By Paul Myers
Short par fours are some of the most exciting holes in the game. The possibilities are nearly endless when you walk onto the tee of a short par four – you could drive the green and make an eagle, or you could hit a bad shot and get into all sorts of trouble. Professional golf tournaments love to include short par fours because of the drama and excitement they generate, such as the famous 10th hole at Riviera CC.
Have a Plan
Do you have a standard plan that you use when you face a short par four? Some golfers tend to go for the green every time it is within range, while other players exercise more caution and only take a shot at the green when they are sure they can hit the target. There isn’t necessarily a right or wrong answer in this case – but it is important that you know what kind of player you are, and what kind of shots you are willing to attempt.
You should have something of a ‘default’ plan in your mind for all short par fours, and you can then adjust based on the specific design of each. For instance, if you are a long hitter and an aggressive player, you can have it in your mind that you will go for the green on any par four under 300 yards. With that said, you might choose to lay up from time to time if there is a large hazard or maybe windy conditions that make the shot more difficult.
The last thing you want to do is get caught in-between when playing a short par four. That means that you don’t really commit to going for the green, but you don’t commit to laying up either. Instead, you hit the ball awkwardly close to the green and leave yourself a difficult shot for an approach. If you are going to lay up, commit to that choice and lay way back so you can make a full swing with a wedge to set up a birdie putt.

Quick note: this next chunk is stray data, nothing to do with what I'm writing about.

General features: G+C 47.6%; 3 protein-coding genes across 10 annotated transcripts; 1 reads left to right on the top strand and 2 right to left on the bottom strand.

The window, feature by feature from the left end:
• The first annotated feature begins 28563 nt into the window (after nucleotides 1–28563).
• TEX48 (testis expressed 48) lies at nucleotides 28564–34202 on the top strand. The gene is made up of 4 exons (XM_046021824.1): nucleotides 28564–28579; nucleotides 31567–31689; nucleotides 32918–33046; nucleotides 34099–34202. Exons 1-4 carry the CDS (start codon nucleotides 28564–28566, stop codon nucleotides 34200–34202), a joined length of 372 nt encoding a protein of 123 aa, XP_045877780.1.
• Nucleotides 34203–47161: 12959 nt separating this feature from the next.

When going for the green, think about the location of the hole and the next shot that you are going to need to hit. For instance, if the hole is cut way on the right side of the green, it is probably going to be best to hit your tee shot up the left side so you have plenty of room to chip (assuming your ball doesn’t finish on the green). If you go right for the hole and wind up short sided, you may have a difficult putt and any advantage that was gained from going for the green will be lost.
In the end, it is going to be up to you whether or not you wish to take a shot at the green on a short par four. It is certainly exciting to give it a go, but it can also cost you strokes if you aren’t careful. Take all of the factors into consideration, and make your final decision with total confidence and conviction.